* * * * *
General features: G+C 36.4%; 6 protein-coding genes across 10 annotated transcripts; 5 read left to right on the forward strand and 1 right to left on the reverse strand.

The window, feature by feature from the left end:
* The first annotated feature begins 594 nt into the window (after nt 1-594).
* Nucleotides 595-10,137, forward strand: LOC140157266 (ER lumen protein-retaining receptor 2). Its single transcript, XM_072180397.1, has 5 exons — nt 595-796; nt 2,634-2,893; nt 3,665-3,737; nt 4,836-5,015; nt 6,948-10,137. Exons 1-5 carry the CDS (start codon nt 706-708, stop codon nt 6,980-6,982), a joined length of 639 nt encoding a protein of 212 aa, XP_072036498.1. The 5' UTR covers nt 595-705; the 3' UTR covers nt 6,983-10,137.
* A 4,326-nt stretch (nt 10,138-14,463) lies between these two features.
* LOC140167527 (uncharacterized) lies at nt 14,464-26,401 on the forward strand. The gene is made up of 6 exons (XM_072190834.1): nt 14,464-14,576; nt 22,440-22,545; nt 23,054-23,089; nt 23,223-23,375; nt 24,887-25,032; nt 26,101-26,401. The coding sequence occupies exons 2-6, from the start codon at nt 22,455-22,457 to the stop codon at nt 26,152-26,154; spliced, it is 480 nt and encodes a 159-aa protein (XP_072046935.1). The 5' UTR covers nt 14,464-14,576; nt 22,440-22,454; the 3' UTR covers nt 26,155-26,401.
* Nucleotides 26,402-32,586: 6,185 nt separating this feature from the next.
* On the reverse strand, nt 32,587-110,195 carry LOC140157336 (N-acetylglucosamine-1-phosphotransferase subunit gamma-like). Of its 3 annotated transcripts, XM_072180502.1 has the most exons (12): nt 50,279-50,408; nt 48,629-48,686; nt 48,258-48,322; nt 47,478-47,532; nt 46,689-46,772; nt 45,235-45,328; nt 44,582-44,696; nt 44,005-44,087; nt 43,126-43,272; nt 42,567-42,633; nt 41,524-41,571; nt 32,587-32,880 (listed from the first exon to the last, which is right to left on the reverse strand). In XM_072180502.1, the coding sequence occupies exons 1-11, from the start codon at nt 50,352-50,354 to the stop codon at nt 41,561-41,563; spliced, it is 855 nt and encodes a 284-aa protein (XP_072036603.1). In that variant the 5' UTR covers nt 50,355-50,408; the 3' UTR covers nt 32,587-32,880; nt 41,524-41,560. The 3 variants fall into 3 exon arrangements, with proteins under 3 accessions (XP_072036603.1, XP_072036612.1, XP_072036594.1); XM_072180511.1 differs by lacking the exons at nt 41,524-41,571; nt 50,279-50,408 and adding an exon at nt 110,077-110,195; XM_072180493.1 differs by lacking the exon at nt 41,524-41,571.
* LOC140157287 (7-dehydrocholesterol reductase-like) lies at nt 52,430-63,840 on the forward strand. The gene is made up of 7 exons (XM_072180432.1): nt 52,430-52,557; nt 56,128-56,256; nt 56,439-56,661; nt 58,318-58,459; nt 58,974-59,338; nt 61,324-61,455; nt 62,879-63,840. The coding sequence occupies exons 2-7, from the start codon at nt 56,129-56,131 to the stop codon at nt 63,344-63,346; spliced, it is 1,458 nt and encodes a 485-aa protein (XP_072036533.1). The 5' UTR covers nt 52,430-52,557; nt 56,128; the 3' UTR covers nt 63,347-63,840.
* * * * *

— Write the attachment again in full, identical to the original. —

General features: G+C 36.4%; 6 protein-coding genes across 10 annotated transcripts; 5 read left to right on the forward strand and 1 right to left on the reverse strand.

The window, feature by feature from the left end:
* The first annotated feature begins 594 nt into the window (after nt 1-594).
* Nucleotides 595-10,137, forward strand: LOC140157266 (ER lumen protein-retaining receptor 2). Its single transcript, XM_072180397.1, has 5 exons — nt 595-796; nt 2,634-2,893; nt 3,665-3,737; nt 4,836-5,015; nt 6,948-10,137. Exons 1-5 carry the CDS (start codon nt 706-708, stop codon nt 6,980-6,982), a joined length of 639 nt encoding a protein of 212 aa, XP_072036498.1. The 5' UTR covers nt 595-705; the 3' UTR covers nt 6,983-10,137.
* A 4,326-nt stretch (nt 10,138-14,463) lies between these two features.
* LOC140167527 (uncharacterized) lies at nt 14,464-26,401 on the forward strand. The gene is made up of 6 exons (XM_072190834.1): nt 14,464-14,576; nt 22,440-22,545; nt 23,054-23,089; nt 23,223-23,375; nt 24,887-25,032; nt 26,101-26,401. The coding sequence occupies exons 2-6, from the start codon at nt 22,455-22,457 to the stop codon at nt 26,152-26,154; spliced, it is 480 nt and encodes a 159-aa protein (XP_072046935.1). The 5' UTR covers nt 14,464-14,576; nt 22,440-22,454; the 3' UTR covers nt 26,155-26,401.
* Nucleotides 26,402-32,586: 6,185 nt separating this feature from the next.
* On the reverse strand, nt 32,587-110,195 carry LOC140157336 (N-acetylglucosamine-1-phosphotransferase subunit gamma-like). Of its 3 annotated transcripts, XM_072180502.1 has the most exons (12): nt 50,279-50,408; nt 48,629-48,686; nt 48,258-48,322; nt 47,478-47,532; nt 46,689-46,772; nt 45,235-45,328; nt 44,582-44,696; nt 44,005-44,087; nt 43,126-43,272; nt 42,567-42,633; nt 41,524-41,571; nt 32,587-32,880 (listed from the first exon to the last, which is right to left on the reverse strand). In XM_072180502.1, the coding sequence occupies exons 1-11, from the start codon at nt 50,352-50,354 to the stop codon at nt 41,561-41,563; spliced, it is 855 nt and encodes a 284-aa protein (XP_072036603.1). In that variant the 5' UTR covers nt 50,355-50,408; the 3' UTR covers nt 32,587-32,880; nt 41,524-41,560. The 3 variants fall into 3 exon arrangements, with proteins under 3 accessions (XP_072036603.1, XP_072036612.1, XP_072036594.1); XM_072180511.1 differs by lacking the exons at nt 41,524-41,571; nt 50,279-50,408 and adding an exon at nt 110,077-110,195; XM_072180493.1 differs by lacking the exon at nt 41,524-41,571.
* LOC140157287 (7-dehydrocholesterol reductase-like) lies at nt 52,430-63,840 on the forward strand. The gene is made up of 7 exons (XM_072180432.1): nt 52,430-52,557; nt 56,128-56,256; nt 56,439-56,661; nt 58,318-58,459; nt 58,974-59,338; nt 61,324-61,455; nt 62,879-63,840. The coding sequence occupies exons 2-7, from the start codon at nt 56,129-56,131 to the stop codon at nt 63,344-63,346; spliced, it is 1,458 nt and encodes a 485-aa protein (XP_072036533.1). The 5' UTR covers nt 52,430-52,557; nt 56,128; the 3' UTR covers nt 63,347-63,840.